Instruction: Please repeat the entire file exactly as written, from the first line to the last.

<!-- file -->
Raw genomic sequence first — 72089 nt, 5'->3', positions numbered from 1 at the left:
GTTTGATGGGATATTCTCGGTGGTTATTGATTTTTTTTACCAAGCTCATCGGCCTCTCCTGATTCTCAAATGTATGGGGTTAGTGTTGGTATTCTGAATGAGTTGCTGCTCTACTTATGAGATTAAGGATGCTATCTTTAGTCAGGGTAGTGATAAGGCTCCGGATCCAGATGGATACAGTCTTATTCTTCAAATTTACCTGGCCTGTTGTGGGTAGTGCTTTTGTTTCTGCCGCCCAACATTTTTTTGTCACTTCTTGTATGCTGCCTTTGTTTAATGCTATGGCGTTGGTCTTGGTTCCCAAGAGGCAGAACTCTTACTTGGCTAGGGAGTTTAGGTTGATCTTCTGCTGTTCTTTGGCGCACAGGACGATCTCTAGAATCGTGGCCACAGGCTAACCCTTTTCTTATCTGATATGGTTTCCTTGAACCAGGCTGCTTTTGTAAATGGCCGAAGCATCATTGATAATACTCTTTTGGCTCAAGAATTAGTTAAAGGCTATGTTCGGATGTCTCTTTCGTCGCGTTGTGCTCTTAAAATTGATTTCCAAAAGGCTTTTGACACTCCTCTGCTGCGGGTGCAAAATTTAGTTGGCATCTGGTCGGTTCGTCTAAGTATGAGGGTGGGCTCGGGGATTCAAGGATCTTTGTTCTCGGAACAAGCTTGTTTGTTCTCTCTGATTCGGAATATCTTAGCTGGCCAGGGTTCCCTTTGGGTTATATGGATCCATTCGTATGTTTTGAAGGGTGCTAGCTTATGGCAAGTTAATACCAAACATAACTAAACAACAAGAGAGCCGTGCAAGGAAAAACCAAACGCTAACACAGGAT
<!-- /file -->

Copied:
Raw genomic sequence first — 72089 nt, 5'->3', positions numbered from 1 at the left:
GTTTGATGGGATATTCTCGGTGGTTATTGATTTTTTTTACCAAGCTCATCGGCCTCTCCTGATTCTCAAATGTATGGGGTTAGTGTTGGTATTCTGAATGAGTTGCTGCTCTACTTATGAGATTAAGGATGCTATCTTTAGTCAGGGTAGTGATAAGGCTCCGGATCCAGATGGATACAGTCTTATTCTTCAAATTTACCTGGCCTGTTGTGGGTAGTGCTTTTGTTTCTGCCGCCCAACATTTTTTTGTCACTTCTTGTATGCTGCCTTTGTTTAATGCTATGGCGTTGGTCTTGGTTCCCAAGAGGCAGAACTCTTACTTGGCTAGGGAGTTTAGGTTGATCTTCTGCTGTTCTTTGGCGCACAGGACGATCTCTAGAATCGTGGCCACAGGCTAACCCTTTTCTTATCTGATATGGTTTCCTTGAACCAGGCTGCTTTTGTAAATGGCCGAAGCATCATTGATAATACTCTTTTGGCTCAAGAATTAGTTAAAGGCTATGTTCGGATGTCTCTTTCGTCGCGTTGTGCTCTTAAAATTGATTTCCAAAAGGCTTTTGACACTCCTCTGCTGCGGGTGCAAAATTTAGTTGGCATCTGGTCGGTTCGTCTAAGTATGAGGGTGGGCTCGGGGATTCAAGGATCTTTGTTCTCGGAACAAGCTTGTTTGTTCTCTCTGATTCGGAATATCTTAGCTGGCCAGGGTTCCCTTTGGGTTATATGGATCCATTCGTATGTTTTGAAGGGTGCTAGCTTATGGCAAGTTAATACCAAACATAACTAAACAACAAGAGAGCCGTGCAAGGAAAAACCAAACGCTAACACAGGAT